Price changes can and should be communicated to customers. This is especially true for phased planning, as the buyer will see multiple raises in price. The communication can be effectively handled by management and sales. Providing a brief snapshot of the accounting data is usually deemed unnecessary. Instead, communicate with consumers in generalities while maintaining transparency. By setting expectations, customers will be more receptive to price increases. Effective marketing has the potential to reduce price elasticity.

Though it is possible to manage larger price increases or phrased price changes, it is ideal to make more frequent changes. Reviewing costing and pricing quarterly encourages wineries to track and record data throughout the year. Insightful inventory costing is often left until the end of the year. However, this decision can harm wineries. Accountants may neglect collecting important information under the pressure of a deadline. This can easily impact a winery, as it loses the potential to prioritize marketing its most valuable wines.


Price Changes Keep Your Winery Thriving


In order to maintain profit margins and preserve positive consumer opinion, plan for price changes. Even if you do not increase your prices quarterly, it’s crucial to collect and analyze pricing and costing data on an ongoing basis. If you haven’t done so already, construct a dedicated team to address pricing. Opening this line of communication and trusting in the expertise of sales, winemaking, and accounting is the key to maintain and improving gross profits.

Accountant vs Bookkeeper

Accountant vs Bookkeeper

As wineries search for growth in today’s digital world, the accountant vs bookkeeper debate has become all the more relevant. Innovation, technology, and eCommerce have made traditional marketing strategies for wineries nearly obsolete. 

As RaboBank recently highlighted, only those wineries who respond to market changes with the needed urgency will thrive, and wine businesses that have leveraged the power of eCommerce have already seen massive returns. In this effort, the need for winery accounting and bookkeeping management has also risen.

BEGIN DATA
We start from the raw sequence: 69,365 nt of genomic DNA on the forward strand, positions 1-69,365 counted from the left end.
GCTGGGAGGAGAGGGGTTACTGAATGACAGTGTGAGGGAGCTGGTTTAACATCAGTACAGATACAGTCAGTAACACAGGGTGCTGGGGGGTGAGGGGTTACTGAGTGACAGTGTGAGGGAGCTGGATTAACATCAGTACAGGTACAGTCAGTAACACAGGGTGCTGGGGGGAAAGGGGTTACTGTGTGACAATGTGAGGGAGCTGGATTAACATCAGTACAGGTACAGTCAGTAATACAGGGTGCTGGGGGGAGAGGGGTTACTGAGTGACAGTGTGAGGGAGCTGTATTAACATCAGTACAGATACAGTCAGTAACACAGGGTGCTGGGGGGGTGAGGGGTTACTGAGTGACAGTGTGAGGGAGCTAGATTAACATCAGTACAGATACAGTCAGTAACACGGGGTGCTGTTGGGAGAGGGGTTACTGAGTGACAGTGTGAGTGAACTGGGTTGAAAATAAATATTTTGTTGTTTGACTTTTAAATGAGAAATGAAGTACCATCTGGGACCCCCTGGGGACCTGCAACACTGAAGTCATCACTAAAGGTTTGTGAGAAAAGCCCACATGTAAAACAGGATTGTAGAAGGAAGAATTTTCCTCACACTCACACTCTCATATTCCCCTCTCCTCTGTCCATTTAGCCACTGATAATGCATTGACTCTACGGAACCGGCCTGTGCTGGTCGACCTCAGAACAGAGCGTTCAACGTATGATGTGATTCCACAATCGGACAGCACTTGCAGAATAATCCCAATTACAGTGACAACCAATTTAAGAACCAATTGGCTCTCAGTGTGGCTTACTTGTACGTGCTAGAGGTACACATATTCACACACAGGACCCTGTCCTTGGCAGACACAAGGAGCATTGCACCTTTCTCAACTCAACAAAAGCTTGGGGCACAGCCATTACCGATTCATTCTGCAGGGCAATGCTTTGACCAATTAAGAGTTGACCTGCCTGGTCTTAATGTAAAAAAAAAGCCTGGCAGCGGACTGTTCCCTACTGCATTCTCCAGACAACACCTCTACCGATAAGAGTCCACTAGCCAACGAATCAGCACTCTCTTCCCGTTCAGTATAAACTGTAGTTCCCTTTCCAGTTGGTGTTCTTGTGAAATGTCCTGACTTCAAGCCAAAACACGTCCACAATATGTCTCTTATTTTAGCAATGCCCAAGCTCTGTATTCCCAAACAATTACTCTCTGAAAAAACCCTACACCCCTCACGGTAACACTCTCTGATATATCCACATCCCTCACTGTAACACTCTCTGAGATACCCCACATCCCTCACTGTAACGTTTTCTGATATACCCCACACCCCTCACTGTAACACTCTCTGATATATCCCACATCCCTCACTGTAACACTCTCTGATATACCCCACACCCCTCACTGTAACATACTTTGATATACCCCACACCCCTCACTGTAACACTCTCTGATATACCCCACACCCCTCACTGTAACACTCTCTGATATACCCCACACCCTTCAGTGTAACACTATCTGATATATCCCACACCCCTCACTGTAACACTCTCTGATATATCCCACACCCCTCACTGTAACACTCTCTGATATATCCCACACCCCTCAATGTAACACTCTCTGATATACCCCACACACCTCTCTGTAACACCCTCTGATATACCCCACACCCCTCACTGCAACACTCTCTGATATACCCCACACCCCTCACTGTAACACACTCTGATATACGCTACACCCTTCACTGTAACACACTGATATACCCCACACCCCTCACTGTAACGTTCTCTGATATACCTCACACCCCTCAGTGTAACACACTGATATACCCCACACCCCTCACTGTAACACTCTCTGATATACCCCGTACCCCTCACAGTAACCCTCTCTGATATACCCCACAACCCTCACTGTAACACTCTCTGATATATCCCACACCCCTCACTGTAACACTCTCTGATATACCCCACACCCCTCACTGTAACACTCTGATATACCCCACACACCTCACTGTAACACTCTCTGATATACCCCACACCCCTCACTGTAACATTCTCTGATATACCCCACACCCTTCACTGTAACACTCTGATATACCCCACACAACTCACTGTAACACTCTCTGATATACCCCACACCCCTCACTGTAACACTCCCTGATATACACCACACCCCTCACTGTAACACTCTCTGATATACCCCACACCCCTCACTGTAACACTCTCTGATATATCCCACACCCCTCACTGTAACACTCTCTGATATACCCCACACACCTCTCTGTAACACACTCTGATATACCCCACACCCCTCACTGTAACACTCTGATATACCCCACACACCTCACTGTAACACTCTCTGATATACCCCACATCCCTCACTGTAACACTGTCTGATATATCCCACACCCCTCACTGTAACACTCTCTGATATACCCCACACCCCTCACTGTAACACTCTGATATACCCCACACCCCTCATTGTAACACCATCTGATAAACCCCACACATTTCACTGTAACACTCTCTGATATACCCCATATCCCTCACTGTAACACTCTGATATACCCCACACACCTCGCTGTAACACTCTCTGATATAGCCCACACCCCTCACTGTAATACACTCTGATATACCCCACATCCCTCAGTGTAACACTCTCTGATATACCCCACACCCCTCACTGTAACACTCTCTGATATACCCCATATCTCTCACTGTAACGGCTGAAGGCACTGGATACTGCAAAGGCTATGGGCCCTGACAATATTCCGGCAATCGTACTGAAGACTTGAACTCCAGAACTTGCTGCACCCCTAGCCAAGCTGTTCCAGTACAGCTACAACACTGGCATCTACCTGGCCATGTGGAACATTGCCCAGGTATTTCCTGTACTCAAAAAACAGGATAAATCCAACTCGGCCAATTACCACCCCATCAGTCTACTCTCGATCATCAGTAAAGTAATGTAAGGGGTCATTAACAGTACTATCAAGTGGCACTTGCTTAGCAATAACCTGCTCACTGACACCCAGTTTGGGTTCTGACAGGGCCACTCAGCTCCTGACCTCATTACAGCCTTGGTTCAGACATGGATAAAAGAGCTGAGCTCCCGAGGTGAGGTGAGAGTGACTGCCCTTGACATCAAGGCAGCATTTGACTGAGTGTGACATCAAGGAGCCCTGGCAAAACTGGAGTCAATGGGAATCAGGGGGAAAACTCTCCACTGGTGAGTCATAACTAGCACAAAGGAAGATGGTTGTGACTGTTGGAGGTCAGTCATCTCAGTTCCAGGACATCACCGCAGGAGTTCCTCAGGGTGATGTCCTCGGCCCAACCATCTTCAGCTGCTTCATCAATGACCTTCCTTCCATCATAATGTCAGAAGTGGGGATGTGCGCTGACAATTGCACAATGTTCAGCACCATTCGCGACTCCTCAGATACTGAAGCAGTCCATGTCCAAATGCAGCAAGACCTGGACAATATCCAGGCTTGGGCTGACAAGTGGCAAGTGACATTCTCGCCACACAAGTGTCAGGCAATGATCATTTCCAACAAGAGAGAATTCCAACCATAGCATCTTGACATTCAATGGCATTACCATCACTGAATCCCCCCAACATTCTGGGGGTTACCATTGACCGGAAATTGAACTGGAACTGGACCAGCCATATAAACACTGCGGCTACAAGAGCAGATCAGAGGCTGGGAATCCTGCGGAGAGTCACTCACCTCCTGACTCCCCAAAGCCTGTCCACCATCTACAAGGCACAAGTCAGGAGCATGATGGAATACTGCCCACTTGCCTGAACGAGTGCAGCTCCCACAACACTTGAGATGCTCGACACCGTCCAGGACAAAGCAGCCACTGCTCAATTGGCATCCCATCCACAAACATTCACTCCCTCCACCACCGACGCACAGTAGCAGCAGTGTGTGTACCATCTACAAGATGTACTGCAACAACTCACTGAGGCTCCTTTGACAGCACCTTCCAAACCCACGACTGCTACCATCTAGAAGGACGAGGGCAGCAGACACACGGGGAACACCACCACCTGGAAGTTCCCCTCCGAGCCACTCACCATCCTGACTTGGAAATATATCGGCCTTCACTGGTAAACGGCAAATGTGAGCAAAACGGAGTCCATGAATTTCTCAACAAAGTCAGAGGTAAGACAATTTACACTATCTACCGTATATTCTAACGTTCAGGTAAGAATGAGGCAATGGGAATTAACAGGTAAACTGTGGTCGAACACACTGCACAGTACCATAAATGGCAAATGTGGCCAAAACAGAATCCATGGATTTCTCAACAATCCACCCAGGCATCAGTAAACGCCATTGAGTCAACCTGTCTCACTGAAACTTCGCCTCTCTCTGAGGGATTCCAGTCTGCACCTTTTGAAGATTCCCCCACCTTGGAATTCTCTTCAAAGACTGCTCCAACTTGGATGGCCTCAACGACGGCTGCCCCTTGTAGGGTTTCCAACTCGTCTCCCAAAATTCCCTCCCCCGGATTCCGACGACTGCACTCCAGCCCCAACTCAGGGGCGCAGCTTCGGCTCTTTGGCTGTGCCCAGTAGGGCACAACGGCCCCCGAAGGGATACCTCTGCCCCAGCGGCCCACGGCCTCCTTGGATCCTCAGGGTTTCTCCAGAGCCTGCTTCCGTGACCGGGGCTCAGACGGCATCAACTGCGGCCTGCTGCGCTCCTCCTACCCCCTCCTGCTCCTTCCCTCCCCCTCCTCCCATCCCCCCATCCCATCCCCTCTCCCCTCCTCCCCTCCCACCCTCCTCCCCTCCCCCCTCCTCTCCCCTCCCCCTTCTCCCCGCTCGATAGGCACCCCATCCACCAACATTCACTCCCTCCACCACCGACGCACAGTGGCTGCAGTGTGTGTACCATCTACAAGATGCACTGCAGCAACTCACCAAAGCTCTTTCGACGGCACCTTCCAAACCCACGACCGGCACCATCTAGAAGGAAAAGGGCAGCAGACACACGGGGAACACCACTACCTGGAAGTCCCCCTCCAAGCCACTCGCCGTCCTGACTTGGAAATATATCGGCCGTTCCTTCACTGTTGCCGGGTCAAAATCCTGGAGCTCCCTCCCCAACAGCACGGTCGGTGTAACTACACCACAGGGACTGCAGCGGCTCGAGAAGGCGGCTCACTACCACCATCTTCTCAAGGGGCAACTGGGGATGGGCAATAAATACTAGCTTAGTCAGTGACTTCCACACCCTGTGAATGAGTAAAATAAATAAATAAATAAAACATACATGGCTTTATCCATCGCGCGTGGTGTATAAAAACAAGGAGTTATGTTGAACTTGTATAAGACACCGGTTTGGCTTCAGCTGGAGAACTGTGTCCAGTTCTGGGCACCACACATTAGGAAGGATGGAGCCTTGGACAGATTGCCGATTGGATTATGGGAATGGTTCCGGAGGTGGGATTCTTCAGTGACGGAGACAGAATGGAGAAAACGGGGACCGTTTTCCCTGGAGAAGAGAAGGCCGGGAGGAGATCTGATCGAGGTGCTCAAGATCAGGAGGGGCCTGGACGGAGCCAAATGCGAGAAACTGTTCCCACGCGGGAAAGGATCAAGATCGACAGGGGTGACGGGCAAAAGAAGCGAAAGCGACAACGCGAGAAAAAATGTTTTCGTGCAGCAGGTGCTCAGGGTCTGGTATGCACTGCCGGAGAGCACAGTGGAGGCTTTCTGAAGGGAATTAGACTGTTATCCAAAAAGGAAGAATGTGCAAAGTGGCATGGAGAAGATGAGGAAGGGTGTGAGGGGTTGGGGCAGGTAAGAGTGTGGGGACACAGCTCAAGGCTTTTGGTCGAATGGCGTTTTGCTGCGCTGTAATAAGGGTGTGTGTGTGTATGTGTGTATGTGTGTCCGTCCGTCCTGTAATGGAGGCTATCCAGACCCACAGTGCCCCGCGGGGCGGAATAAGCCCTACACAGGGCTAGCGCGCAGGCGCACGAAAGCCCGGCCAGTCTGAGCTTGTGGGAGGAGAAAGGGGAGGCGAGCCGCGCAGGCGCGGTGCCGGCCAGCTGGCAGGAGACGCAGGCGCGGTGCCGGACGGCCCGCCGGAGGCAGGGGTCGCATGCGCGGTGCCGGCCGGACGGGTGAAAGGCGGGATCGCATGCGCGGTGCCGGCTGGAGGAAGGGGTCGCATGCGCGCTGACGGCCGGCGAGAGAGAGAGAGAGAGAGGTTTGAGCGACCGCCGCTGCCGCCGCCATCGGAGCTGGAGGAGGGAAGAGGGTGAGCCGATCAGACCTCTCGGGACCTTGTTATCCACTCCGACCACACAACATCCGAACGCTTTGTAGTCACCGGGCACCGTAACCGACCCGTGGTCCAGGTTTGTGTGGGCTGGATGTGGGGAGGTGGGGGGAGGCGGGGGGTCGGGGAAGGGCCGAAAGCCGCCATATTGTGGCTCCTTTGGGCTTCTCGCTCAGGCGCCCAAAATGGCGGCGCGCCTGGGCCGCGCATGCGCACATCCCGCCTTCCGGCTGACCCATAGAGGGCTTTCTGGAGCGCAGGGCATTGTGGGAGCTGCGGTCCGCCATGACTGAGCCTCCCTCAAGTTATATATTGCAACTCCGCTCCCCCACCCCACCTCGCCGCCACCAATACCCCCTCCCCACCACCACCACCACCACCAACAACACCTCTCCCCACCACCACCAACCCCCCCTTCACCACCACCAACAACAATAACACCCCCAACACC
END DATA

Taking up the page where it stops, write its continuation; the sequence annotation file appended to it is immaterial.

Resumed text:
Accountant vs Bookkeeper: Who Does What?

Before we get into which professional is right for your winery, it’s important to highlight the differences between them; each specializes in different responsibilities between financial and operational management within your winery business. 

An accountant is responsible for recording and presenting the financial well-being of a business. The most pertinent profiles for Ecommerce wineries are management accountants and tax accountants. 

Management accountants take charge of representing the financial performance of your digital business through drafting budgets, reconciling balance sheets, and analyzing financial reports stored on your eCommerce platform, among other actions. 

On the other hand, a tax accountant does tax reporting management. That includes calculating your business taxes and offering counsel on your business strategy to minimize tax audits and lessen the possibilities of tax law breaches. 

Unlike accountants, a bookkeeper records any and every financial transaction that your winery does. They are important team members, as they are responsible for identifying, recording, and labeling the purpose of every financial transaction in your winery.

Is an Accountant or a Bookkeeper Right for my Winery? 

The Ecommerce winery business model calls for both management and tax accountants. Management accountants are important as they provide you with the financial insight you need to gauge the effectiveness of your business strategy and make better financial decisions. While some winery executives feel that they can handle finances on their own, doing so will take them away from other important areas of business development, like sales and digital marketing.

Similarly, tax accountants are all the more important now than ever as winery businesses now need to enter into unchartered waters of eCommerce. Onboarding an accounting professional who has the right legal and tax knowledge in the digital field will steer you away from possible tax infringement. 

Bookkeepers take care of major responsibilities. However, practice shows that they are often too bogged down by data entry tasks that they don’t have the time to deal with possible financial issues, or provide actionable analysis and insight into the business’s key performance indicators (KPIs). While accountants can absorb the role of a bookkeeper, they tend to be overqualified and too expensive for the role. Furthermore, hiring all three professionals individually is too costly for most wineries, and the winery owner or executive is still responsible for making sure all three individuals work together seamlessly.

Luckily, the solution to this financial dilemma can be solved by getting in touch with Protea Financial.

Protea Financial: Ultimate Winery Accounting & Bookkeeping Services

Protea Financial is an accounting and bookkeeping firm that designs and implements customized accounting solutions for businesses. We are not a tax preparer, but we support businesses of all sizes in managing their finances so that they can focus on other facets of their business development. 

Our services include tax schedules, managing financial accounts, preparing accounting documentation, and bookkeeping